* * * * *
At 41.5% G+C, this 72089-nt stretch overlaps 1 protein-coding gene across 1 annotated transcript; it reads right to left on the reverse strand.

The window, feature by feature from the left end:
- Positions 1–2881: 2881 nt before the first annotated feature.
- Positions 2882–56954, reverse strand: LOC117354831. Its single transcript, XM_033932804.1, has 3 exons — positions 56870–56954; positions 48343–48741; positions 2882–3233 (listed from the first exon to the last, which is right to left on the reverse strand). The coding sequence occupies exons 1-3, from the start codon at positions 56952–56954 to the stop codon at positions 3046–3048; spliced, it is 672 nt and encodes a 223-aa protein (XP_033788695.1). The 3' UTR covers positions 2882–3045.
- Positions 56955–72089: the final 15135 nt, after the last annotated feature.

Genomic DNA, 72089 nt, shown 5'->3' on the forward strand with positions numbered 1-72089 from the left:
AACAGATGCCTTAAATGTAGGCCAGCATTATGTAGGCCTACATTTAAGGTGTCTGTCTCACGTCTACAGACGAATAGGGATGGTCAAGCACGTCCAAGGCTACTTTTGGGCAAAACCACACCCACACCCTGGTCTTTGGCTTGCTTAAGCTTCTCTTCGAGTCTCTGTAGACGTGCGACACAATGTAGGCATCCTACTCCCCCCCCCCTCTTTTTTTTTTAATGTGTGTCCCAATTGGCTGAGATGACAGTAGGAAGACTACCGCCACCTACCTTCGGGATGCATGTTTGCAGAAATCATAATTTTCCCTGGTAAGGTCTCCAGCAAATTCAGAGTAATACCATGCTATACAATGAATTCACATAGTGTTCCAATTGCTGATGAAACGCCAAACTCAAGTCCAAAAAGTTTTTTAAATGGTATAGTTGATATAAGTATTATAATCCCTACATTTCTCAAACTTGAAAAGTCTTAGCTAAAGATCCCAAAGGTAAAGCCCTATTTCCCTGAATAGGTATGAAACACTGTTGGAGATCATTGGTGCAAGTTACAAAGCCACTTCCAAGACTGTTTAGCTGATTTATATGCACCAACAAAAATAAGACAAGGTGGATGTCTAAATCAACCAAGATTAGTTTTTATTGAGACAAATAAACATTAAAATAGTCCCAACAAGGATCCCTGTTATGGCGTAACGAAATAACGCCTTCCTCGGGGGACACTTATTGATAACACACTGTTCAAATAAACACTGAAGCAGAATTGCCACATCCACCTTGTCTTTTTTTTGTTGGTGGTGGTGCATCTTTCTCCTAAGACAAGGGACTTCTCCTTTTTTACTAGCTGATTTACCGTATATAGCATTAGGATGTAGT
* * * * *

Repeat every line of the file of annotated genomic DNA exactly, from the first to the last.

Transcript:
At 41.5% G+C, this 72089-nt stretch overlaps 1 protein-coding gene across 1 annotated transcript; it reads right to left on the reverse strand.

The window, feature by feature from the left end:
- Positions 1–2881: 2881 nt before the first annotated feature.
- Positions 2882–56954, reverse strand: LOC117354831. Its single transcript, XM_033932804.1, has 3 exons — positions 56870–56954; positions 48343–48741; positions 2882–3233 (listed from the first exon to the last, which is right to left on the reverse strand). The coding sequence occupies exons 1-3, from the start codon at positions 56952–56954 to the stop codon at positions 3046–3048; spliced, it is 672 nt and encodes a 223-aa protein (XP_033788695.1). The 3' UTR covers positions 2882–3045.
- Positions 56955–72089: the final 15135 nt, after the last annotated feature.

Genomic DNA, 72089 nt, shown 5'->3' on the forward strand with positions numbered 1-72089 from the left:
AACAGATGCCTTAAATGTAGGCCAGCATTATGTAGGCCTACATTTAAGGTGTCTGTCTCACGTCTACAGACGAATAGGGATGGTCAAGCACGTCCAAGGCTACTTTTGGGCAAAACCACACCCACACCCTGGTCTTTGGCTTGCTTAAGCTTCTCTTCGAGTCTCTGTAGACGTGCGACACAATGTAGGCATCCTACTCCCCCCCCCCTCTTTTTTTTTTAATGTGTGTCCCAATTGGCTGAGATGACAGTAGGAAGACTACCGCCACCTACCTTCGGGATGCATGTTTGCAGAAATCATAATTTTCCCTGGTAAGGTCTCCAGCAAATTCAGAGTAATACCATGCTATACAATGAATTCACATAGTGTTCCAATTGCTGATGAAACGCCAAACTCAAGTCCAAAAAGTTTTTTAAATGGTATAGTTGATATAAGTATTATAATCCCTACATTTCTCAAACTTGAAAAGTCTTAGCTAAAGATCCCAAAGGTAAAGCCCTATTTCCCTGAATAGGTATGAAACACTGTTGGAGATCATTGGTGCAAGTTACAAAGCCACTTCCAAGACTGTTTAGCTGATTTATATGCACCAACAAAAATAAGACAAGGTGGATGTCTAAATCAACCAAGATTAGTTTTTATTGAGACAAATAAACATTAAAATAGTCCCAACAAGGATCCCTGTTATGGCGTAACGAAATAACGCCTTCCTCGGGGGACACTTATTGATAACACACTGTTCAAATAAACACTGAAGCAGAATTGCCACATCCACCTTGTCTTTTTTTTGTTGGTGGTGGTGCATCTTTCTCCTAAGACAAGGGACTTCTCCTTTTTTACTAGCTGATTTACCGTATATAGCATTAGGATGTAGT